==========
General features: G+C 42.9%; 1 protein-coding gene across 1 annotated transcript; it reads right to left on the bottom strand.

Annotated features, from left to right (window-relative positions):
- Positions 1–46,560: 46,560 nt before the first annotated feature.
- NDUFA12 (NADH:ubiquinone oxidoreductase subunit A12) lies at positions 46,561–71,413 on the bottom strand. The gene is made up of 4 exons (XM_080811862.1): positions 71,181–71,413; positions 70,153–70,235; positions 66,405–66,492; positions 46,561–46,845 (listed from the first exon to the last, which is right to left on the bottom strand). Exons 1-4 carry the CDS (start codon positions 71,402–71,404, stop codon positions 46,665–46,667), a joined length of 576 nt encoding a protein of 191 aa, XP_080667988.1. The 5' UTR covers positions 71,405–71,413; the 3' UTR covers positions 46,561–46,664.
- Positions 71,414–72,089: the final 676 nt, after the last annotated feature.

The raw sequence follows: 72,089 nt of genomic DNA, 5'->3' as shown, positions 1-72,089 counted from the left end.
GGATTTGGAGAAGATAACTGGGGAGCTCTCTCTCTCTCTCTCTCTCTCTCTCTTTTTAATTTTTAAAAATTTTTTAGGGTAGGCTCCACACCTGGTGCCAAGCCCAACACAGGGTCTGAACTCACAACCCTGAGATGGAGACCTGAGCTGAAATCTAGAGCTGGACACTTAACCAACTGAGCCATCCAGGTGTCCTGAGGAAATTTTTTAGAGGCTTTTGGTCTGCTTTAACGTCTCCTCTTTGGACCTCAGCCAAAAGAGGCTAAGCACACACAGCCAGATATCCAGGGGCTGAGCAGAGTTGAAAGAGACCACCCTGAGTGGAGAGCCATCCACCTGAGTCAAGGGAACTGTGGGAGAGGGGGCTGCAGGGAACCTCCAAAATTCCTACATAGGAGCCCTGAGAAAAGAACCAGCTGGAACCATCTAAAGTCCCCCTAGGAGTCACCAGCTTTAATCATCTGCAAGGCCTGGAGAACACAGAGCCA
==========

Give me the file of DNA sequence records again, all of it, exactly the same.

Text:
General features: G+C 42.9%; 1 protein-coding gene across 1 annotated transcript; it reads right to left on the bottom strand.

Annotated features, from left to right (window-relative positions):
- Positions 1–46,560: 46,560 nt before the first annotated feature.
- NDUFA12 (NADH:ubiquinone oxidoreductase subunit A12) lies at positions 46,561–71,413 on the bottom strand. The gene is made up of 4 exons (XM_080811862.1): positions 71,181–71,413; positions 70,153–70,235; positions 66,405–66,492; positions 46,561–46,845 (listed from the first exon to the last, which is right to left on the bottom strand). Exons 1-4 carry the CDS (start codon positions 71,402–71,404, stop codon positions 46,665–46,667), a joined length of 576 nt encoding a protein of 191 aa, XP_080667988.1. The 5' UTR covers positions 71,405–71,413; the 3' UTR covers positions 46,561–46,664.
- Positions 71,414–72,089: the final 676 nt, after the last annotated feature.

The raw sequence follows: 72,089 nt of genomic DNA, 5'->3' as shown, positions 1-72,089 counted from the left end.
GGATTTGGAGAAGATAACTGGGGAGCTCTCTCTCTCTCTCTCTCTCTCTCTCTTTTTAATTTTTAAAAATTTTTTAGGGTAGGCTCCACACCTGGTGCCAAGCCCAACACAGGGTCTGAACTCACAACCCTGAGATGGAGACCTGAGCTGAAATCTAGAGCTGGACACTTAACCAACTGAGCCATCCAGGTGTCCTGAGGAAATTTTTTAGAGGCTTTTGGTCTGCTTTAACGTCTCCTCTTTGGACCTCAGCCAAAAGAGGCTAAGCACACACAGCCAGATATCCAGGGGCTGAGCAGAGTTGAAAGAGACCACCCTGAGTGGAGAGCCATCCACCTGAGTCAAGGGAACTGTGGGAGAGGGGGCTGCAGGGAACCTCCAAAATTCCTACATAGGAGCCCTGAGAAAAGAACCAGCTGGAACCATCTAAAGTCCCCCTAGGAGTCACCAGCTTTAATCATCTGCAAGGCCTGGAGAACACAGAGCCA